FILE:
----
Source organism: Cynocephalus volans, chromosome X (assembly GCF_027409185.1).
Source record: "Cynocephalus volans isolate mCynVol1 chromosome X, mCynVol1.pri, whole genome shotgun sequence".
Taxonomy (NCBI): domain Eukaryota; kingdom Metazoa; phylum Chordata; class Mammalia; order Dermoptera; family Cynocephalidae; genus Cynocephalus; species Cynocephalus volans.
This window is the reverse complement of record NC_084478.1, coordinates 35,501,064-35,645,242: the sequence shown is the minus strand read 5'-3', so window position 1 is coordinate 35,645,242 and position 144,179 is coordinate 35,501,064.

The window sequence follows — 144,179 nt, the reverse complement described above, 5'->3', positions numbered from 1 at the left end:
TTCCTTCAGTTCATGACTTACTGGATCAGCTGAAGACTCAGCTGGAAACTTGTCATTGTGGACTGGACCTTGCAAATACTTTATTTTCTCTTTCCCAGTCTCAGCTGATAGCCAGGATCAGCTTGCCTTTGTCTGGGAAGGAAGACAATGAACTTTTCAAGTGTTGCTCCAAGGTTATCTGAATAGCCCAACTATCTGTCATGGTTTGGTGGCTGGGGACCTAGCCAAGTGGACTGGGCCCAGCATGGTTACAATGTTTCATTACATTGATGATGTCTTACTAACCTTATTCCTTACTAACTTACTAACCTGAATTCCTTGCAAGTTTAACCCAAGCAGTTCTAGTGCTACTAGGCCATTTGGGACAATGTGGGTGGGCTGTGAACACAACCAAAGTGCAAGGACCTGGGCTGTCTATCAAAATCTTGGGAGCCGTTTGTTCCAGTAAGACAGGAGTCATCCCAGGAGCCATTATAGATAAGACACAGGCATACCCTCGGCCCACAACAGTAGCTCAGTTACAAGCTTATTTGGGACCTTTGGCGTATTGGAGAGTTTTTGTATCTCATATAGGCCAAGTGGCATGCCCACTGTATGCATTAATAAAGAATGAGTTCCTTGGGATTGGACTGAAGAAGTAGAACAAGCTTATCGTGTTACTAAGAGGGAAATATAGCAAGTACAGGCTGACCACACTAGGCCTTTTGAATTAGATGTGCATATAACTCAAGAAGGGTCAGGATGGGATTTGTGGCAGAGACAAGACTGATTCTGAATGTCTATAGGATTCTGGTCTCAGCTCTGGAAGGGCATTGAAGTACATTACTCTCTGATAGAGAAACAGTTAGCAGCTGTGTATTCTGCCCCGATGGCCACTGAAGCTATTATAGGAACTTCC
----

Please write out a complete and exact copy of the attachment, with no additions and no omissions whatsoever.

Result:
Source organism: Cynocephalus volans, chromosome X (assembly GCF_027409185.1).
Source record: "Cynocephalus volans isolate mCynVol1 chromosome X, mCynVol1.pri, whole genome shotgun sequence".
Taxonomy (NCBI): domain Eukaryota; kingdom Metazoa; phylum Chordata; class Mammalia; order Dermoptera; family Cynocephalidae; genus Cynocephalus; species Cynocephalus volans.
This window is the reverse complement of record NC_084478.1, coordinates 35,501,064-35,645,242: the sequence shown is the minus strand read 5'-3', so window position 1 is coordinate 35,645,242 and position 144,179 is coordinate 35,501,064.

The window sequence follows — 144,179 nt, the reverse complement described above, 5'->3', positions numbered from 1 at the left end:
TTCCTTCAGTTCATGACTTACTGGATCAGCTGAAGACTCAGCTGGAAACTTGTCATTGTGGACTGGACCTTGCAAATACTTTATTTTCTCTTTCCCAGTCTCAGCTGATAGCCAGGATCAGCTTGCCTTTGTCTGGGAAGGAAGACAATGAACTTTTCAAGTGTTGCTCCAAGGTTATCTGAATAGCCCAACTATCTGTCATGGTTTGGTGGCTGGGGACCTAGCCAAGTGGACTGGGCCCAGCATGGTTACAATGTTTCATTACATTGATGATGTCTTACTAACCTTATTCCTTACTAACTTACTAACCTGAATTCCTTGCAAGTTTAACCCAAGCAGTTCTAGTGCTACTAGGCCATTTGGGACAATGTGGGTGGGCTGTGAACACAACCAAAGTGCAAGGACCTGGGCTGTCTATCAAAATCTTGGGAGCCGTTTGTTCCAGTAAGACAGGAGTCATCCCAGGAGCCATTATAGATAAGACACAGGCATACCCTCGGCCCACAACAGTAGCTCAGTTACAAGCTTATTTGGGACCTTTGGCGTATTGGAGAGTTTTTGTATCTCATATAGGCCAAGTGGCATGCCCACTGTATGCATTAATAAAGAATGAGTTCCTTGGGATTGGACTGAAGAAGTAGAACAAGCTTATCGTGTTACTAAGAGGGAAATATAGCAAGTACAGGCTGACCACACTAGGCCTTTTGAATTAGATGTGCATATAACTCAAGAAGGGTCAGGATGGGATTTGTGGCAGAGACAAGACTGATTCTGAATGTCTATAGGATTCTGGTCTCAGCTCTGGAAGGGCATTGAAGTACATTACTCTCTGATAGAGAAACAGTTAGCAGCTGTGTATTCTGCCCCGATGGCCACTGAAGCTATTATAGGAACTTCC